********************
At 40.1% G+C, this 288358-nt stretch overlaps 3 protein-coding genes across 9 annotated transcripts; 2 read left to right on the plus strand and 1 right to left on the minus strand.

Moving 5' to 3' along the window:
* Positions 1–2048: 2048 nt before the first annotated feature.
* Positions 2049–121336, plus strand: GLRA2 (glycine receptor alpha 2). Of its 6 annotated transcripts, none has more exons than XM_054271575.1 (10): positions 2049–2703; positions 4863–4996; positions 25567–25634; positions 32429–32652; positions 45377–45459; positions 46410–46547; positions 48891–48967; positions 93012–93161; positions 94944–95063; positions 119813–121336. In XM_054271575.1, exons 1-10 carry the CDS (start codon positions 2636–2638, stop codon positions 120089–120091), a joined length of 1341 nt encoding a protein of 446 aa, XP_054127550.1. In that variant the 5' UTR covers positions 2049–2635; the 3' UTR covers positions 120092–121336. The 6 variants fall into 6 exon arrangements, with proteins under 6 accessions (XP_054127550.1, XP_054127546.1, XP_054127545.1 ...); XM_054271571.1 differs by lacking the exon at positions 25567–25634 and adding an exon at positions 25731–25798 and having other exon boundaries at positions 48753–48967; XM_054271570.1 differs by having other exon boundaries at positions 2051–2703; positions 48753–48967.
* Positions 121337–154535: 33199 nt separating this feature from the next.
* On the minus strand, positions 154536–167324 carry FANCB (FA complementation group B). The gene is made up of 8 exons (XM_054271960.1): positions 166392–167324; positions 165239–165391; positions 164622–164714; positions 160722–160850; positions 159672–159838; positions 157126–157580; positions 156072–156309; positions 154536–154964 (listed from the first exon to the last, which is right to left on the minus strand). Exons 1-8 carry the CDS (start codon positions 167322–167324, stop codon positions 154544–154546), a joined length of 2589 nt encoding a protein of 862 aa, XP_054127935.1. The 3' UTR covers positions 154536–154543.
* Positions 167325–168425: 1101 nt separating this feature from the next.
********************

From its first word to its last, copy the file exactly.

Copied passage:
At 40.1% G+C, this 288358-nt stretch overlaps 3 protein-coding genes across 9 annotated transcripts; 2 read left to right on the plus strand and 1 right to left on the minus strand.

Moving 5' to 3' along the window:
* Positions 1–2048: 2048 nt before the first annotated feature.
* Positions 2049–121336, plus strand: GLRA2 (glycine receptor alpha 2). Of its 6 annotated transcripts, none has more exons than XM_054271575.1 (10): positions 2049–2703; positions 4863–4996; positions 25567–25634; positions 32429–32652; positions 45377–45459; positions 46410–46547; positions 48891–48967; positions 93012–93161; positions 94944–95063; positions 119813–121336. In XM_054271575.1, exons 1-10 carry the CDS (start codon positions 2636–2638, stop codon positions 120089–120091), a joined length of 1341 nt encoding a protein of 446 aa, XP_054127550.1. In that variant the 5' UTR covers positions 2049–2635; the 3' UTR covers positions 120092–121336. The 6 variants fall into 6 exon arrangements, with proteins under 6 accessions (XP_054127550.1, XP_054127546.1, XP_054127545.1 ...); XM_054271571.1 differs by lacking the exon at positions 25567–25634 and adding an exon at positions 25731–25798 and having other exon boundaries at positions 48753–48967; XM_054271570.1 differs by having other exon boundaries at positions 2051–2703; positions 48753–48967.
* Positions 121337–154535: 33199 nt separating this feature from the next.
* On the minus strand, positions 154536–167324 carry FANCB (FA complementation group B). The gene is made up of 8 exons (XM_054271960.1): positions 166392–167324; positions 165239–165391; positions 164622–164714; positions 160722–160850; positions 159672–159838; positions 157126–157580; positions 156072–156309; positions 154536–154964 (listed from the first exon to the last, which is right to left on the minus strand). Exons 1-8 carry the CDS (start codon positions 167322–167324, stop codon positions 154544–154546), a joined length of 2589 nt encoding a protein of 862 aa, XP_054127935.1. The 3' UTR covers positions 154536–154543.
* Positions 167325–168425: 1101 nt separating this feature from the next.